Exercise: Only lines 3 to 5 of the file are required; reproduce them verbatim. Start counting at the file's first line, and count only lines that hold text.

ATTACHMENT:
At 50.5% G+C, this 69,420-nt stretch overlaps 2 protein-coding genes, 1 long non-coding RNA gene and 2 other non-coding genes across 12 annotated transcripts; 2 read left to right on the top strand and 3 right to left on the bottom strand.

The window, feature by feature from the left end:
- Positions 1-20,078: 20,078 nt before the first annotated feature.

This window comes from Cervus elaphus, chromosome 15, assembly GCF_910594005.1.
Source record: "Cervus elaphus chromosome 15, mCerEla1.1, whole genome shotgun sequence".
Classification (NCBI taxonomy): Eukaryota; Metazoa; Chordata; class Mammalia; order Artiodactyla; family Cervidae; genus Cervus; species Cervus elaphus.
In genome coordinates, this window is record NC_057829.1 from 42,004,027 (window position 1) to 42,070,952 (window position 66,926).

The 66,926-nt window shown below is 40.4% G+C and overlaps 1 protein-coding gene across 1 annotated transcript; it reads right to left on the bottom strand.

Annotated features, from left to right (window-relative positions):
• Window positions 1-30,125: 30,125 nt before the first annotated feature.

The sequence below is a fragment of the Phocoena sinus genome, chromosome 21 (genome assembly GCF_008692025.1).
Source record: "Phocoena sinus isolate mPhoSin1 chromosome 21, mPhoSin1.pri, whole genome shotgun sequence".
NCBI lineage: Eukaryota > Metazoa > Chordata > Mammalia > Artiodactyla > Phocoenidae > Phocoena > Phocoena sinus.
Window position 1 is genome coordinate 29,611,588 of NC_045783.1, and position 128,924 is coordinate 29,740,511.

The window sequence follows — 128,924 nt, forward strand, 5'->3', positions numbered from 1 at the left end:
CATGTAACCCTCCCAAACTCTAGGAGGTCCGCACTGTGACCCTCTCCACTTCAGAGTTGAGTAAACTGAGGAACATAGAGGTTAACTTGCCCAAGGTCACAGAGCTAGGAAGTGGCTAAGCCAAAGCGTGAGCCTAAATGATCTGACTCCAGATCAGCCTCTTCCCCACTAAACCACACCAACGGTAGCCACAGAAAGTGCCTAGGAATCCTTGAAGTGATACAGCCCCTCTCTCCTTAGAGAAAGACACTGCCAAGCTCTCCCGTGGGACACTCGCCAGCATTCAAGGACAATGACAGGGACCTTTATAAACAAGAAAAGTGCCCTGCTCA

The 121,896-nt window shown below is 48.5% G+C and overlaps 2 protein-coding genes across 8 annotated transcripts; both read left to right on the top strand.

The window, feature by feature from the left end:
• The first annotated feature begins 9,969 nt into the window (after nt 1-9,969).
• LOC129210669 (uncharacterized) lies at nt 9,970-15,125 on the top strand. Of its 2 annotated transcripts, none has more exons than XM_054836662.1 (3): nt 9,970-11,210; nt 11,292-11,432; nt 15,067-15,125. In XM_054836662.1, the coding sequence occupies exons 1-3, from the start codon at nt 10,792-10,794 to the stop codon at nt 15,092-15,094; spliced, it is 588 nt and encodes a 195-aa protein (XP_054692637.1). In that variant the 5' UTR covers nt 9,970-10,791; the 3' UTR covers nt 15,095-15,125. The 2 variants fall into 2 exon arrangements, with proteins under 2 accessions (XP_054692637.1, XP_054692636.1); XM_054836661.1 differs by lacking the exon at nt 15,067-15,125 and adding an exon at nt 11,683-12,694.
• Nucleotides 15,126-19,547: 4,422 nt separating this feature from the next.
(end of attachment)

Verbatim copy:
- Positions 1-20,078: 20,078 nt before the first annotated feature.

This window comes from Cervus elaphus, chromosome 15, assembly GCF_910594005.1.
Source record: "Cervus elaphus chromosome 15, mCerEla1.1, whole genome shotgun sequence".